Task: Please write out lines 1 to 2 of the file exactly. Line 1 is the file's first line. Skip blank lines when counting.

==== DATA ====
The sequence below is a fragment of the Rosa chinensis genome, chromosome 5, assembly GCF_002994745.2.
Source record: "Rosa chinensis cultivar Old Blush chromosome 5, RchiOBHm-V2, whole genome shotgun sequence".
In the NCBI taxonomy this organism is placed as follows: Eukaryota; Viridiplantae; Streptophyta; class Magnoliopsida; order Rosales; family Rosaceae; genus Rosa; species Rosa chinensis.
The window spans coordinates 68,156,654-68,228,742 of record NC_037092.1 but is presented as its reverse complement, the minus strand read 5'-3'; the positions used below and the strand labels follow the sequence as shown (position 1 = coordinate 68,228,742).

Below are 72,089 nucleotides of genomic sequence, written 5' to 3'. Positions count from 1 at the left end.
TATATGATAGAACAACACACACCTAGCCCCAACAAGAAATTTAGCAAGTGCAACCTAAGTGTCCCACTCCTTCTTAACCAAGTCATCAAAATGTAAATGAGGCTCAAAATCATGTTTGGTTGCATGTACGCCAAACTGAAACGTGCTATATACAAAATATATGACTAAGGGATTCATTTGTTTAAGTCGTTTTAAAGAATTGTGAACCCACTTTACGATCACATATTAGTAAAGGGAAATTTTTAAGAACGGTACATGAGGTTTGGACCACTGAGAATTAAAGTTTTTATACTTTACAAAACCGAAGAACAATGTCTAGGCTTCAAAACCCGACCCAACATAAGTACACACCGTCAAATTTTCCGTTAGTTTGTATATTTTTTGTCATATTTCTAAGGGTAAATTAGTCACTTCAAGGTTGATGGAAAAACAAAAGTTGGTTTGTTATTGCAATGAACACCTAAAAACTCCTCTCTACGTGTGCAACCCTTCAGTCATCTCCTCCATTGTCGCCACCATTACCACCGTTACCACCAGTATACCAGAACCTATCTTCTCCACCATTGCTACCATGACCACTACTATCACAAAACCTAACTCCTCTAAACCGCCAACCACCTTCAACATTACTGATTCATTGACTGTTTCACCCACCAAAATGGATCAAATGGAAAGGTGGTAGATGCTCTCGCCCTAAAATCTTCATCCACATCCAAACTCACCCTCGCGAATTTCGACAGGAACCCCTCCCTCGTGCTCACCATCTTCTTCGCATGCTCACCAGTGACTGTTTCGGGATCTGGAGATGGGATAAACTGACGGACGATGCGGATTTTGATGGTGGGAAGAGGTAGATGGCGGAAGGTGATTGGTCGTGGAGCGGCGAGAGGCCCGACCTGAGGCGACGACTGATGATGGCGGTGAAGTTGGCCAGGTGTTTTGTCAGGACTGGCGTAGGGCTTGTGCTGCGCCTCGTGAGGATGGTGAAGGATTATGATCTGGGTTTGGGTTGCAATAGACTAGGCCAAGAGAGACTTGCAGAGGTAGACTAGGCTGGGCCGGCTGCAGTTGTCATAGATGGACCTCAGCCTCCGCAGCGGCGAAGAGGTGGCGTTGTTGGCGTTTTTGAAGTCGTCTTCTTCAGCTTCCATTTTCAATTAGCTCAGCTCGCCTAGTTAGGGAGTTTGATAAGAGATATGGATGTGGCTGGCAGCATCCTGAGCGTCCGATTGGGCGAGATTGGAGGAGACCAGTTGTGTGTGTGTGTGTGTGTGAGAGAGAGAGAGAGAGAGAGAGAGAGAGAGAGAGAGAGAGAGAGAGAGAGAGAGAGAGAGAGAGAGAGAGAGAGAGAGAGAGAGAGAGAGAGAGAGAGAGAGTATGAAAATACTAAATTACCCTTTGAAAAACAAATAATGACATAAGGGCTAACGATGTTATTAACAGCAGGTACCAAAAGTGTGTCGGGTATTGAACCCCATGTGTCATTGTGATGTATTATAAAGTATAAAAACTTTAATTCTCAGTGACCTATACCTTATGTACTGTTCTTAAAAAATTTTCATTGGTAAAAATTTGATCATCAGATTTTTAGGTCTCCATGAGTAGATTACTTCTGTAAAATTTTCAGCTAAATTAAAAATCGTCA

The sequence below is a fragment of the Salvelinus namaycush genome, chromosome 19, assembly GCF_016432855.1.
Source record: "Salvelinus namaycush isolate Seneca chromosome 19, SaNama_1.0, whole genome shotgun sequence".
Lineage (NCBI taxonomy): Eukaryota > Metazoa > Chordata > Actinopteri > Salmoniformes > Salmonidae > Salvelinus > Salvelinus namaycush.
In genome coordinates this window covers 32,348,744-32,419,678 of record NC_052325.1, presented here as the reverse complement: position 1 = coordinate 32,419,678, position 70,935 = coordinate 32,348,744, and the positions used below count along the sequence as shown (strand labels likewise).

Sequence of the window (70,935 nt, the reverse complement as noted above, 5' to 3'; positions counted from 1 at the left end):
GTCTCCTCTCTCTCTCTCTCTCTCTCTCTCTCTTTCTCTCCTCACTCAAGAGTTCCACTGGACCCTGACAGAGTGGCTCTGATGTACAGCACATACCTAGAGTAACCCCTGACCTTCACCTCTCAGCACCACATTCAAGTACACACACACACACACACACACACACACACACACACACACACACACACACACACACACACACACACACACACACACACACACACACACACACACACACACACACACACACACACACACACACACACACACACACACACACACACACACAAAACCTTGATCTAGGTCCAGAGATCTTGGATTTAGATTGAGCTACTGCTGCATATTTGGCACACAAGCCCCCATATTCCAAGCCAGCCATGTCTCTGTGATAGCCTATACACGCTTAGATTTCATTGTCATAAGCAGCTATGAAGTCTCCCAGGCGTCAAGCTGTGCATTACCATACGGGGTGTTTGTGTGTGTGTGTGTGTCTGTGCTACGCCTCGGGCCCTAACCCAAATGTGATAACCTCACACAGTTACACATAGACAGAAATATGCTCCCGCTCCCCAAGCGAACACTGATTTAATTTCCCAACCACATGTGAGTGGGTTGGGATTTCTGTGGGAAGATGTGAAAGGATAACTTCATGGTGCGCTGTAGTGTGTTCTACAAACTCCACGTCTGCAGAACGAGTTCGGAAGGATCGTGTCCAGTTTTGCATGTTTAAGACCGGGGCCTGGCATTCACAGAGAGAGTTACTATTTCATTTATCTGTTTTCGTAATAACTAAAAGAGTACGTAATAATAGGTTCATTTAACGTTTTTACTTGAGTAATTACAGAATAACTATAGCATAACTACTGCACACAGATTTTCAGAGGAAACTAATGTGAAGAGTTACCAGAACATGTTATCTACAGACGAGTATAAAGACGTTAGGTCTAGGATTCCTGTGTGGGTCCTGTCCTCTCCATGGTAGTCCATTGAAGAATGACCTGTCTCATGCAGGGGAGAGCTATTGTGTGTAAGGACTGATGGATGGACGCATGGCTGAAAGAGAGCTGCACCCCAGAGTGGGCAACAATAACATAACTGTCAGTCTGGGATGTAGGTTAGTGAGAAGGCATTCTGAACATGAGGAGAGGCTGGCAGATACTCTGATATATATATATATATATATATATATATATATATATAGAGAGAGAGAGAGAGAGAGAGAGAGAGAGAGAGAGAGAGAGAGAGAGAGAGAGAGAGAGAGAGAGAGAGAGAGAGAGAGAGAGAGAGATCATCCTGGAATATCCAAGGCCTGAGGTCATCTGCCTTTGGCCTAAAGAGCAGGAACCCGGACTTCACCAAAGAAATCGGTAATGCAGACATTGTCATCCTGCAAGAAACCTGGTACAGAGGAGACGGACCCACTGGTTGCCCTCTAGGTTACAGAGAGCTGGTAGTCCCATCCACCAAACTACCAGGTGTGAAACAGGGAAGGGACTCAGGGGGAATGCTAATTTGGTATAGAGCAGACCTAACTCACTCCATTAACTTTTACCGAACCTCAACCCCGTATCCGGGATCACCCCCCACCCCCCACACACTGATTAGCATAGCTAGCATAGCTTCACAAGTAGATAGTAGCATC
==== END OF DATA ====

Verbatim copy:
The sequence below is a fragment of the Rosa chinensis genome, chromosome 5, assembly GCF_002994745.2.
Source record: "Rosa chinensis cultivar Old Blush chromosome 5, RchiOBHm-V2, whole genome shotgun sequence".